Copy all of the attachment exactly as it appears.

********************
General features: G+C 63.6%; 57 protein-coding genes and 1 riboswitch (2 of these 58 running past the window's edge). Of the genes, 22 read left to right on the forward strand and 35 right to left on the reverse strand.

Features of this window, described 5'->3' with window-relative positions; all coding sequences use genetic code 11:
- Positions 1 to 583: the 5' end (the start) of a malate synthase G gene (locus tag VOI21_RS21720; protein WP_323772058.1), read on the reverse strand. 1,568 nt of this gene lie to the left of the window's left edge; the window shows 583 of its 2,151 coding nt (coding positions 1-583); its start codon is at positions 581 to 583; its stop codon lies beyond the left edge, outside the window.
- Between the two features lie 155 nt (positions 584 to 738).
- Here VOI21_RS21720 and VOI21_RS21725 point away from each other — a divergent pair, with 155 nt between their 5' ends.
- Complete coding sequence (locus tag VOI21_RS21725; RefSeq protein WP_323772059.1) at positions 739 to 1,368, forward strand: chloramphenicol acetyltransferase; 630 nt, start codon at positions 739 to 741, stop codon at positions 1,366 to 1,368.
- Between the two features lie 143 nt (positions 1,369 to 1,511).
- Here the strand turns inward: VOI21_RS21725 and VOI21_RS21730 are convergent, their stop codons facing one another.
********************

General features: G+C 63.6%; 57 protein-coding genes and 1 riboswitch (2 of these 58 running past the window's edge). Of the genes, 22 read left to right on the forward strand and 35 right to left on the reverse strand.

Features of this window, described 5'->3' with window-relative positions; all coding sequences use genetic code 11:
- Positions 1 to 583: the 5' end (the start) of a malate synthase G gene (locus tag VOI21_RS21720; protein WP_323772058.1), read on the reverse strand. 1,568 nt of this gene lie to the left of the window's left edge; the window shows 583 of its 2,151 coding nt (coding positions 1-583); its start codon is at positions 581 to 583; its stop codon lies beyond the left edge, outside the window.
- Between the two features lie 155 nt (positions 584 to 738).
- Here VOI21_RS21720 and VOI21_RS21725 point away from each other — a divergent pair, with 155 nt between their 5' ends.
- Complete coding sequence (locus tag VOI21_RS21725; RefSeq protein WP_323772059.1) at positions 739 to 1,368, forward strand: chloramphenicol acetyltransferase; 630 nt, start codon at positions 739 to 741, stop codon at positions 1,366 to 1,368.
- Between the two features lie 143 nt (positions 1,369 to 1,511).
- Here the strand turns inward: VOI21_RS21725 and VOI21_RS21730 are convergent, their stop codons facing one another.